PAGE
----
Pulpit politicking prevarication: For Liberty Counsel’s Staver, truth is not an option
Religious Right activists say they are deeply concerned about the First Amendment rights of religious leaders, but if there is so much concern for those houses of worship, why are clergy being advised to jeopardize their churches’ tax-exempt status?
Take Liberty Counsel, a group affiliated with Jerry Falwell Jr.’s Liberty University. In a video posted last week on YouTube (a partial transcript is also available), Liberty Counsel Chairman Mat Staver said his organization will be distributing 100,000 copies of a DVD and written-material program called “Silence Is Not An Option.”
That program encourages pastors to plunge into politics, even though doing so circumvents the Internal Revenue Code.
Staver knows he’s on weak ground legally when it comes to this issue, so he had to twist the truth as part of his ongoing attempt to turn churches into cogs in a partisan political machine.
For the second time this month, Staver said no church has ever lost its tax exemption by endorsing or opposing a candidate for office. This is blatantly untrue, and it’s a matter of public record.
As my colleague Rob Boston noted a few weeks ago, the Church at Pierce Creek in Binghamton, N.Y., was stripped of its tax-exempt status after it ran newspaper ads telling people not to vote for Bill Clinton in 1992.
Staver also tried to argue that churches are somehow different from other tax-exempt organizations purely because they don’t have to register with the Internal Revenue Service and are effectively beyond the reach of IRS enforcement. While he’s right about the filing requirements for churches, any attorney who deals with non-profit tax issues will tell you that Staver is wrong about the rest.
Just because a church never registered with the IRS, doesn’t mean it isn’t subject to federal tax law. The IRS has the power to revoke tax exemption whether a church is registered or not. The tax agency can also levy other penalties, including fines for the offending institution and its leaders.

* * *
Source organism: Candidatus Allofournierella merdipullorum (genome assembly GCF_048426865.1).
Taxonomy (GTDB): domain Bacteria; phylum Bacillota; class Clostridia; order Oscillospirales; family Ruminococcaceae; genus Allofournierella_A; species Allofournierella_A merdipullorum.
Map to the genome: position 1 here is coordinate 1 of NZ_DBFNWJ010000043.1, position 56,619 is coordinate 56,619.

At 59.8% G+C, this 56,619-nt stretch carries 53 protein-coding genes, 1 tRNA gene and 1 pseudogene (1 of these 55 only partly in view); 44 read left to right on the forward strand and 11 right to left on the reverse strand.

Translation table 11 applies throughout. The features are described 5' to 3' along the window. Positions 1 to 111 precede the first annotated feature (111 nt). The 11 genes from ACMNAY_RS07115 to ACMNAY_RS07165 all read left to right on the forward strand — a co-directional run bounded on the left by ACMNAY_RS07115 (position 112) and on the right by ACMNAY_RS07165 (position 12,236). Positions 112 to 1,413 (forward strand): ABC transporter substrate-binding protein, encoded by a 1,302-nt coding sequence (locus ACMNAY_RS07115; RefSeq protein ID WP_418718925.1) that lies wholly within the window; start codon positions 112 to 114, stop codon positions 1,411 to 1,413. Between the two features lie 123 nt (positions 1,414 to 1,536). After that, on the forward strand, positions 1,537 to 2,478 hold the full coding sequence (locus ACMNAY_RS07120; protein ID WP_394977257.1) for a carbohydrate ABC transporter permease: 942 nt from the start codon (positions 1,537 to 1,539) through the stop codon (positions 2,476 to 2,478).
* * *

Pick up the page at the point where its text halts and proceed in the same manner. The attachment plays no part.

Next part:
Surely Staver knows this. Jerry Falwell Sr.’s Old Time Gospel Hour lost its tax exemption for two years for partisan political intervention and had to pay $50,000 for its scofflaw ways. I guess Staver decided not to mention that off-message fact.
In the Liberty Counsel video, Staver and his sidekick Matt Barber complain that Americans United and other “anti-theist” groups are spreading disinformation about the mandates of federal tax law.
In fact, Americans United-–are we the only “anti-theist” organization headed by a United Church of Christ minister?–-regularly sends out informational letters to clergy with accurate information about this issue. We’ll be doing so again this year. (We also maintain a Project Fair Play website with a wealth of information about religious institutions and politics.)
All we want is for churches to know the law and obey it-–or give up their tax exemption. That is not too much to ask. Unless you’re Staver, who thinks religious organizations should have the right to pick and choose the laws they follow without giving up the valuable gift of tax exemption.
If a church listens to Staver and helps get Religious Right-approved candidates elected to office, then Staver will have accomplished his goal. If that same church also loses its tax exemption in the process, to him that’s just collateral damage.
Churches need to ask themselves-–if someone who claims to be on their side is also asking them to risk their tax exemption, is that person looking out for church interests or his own?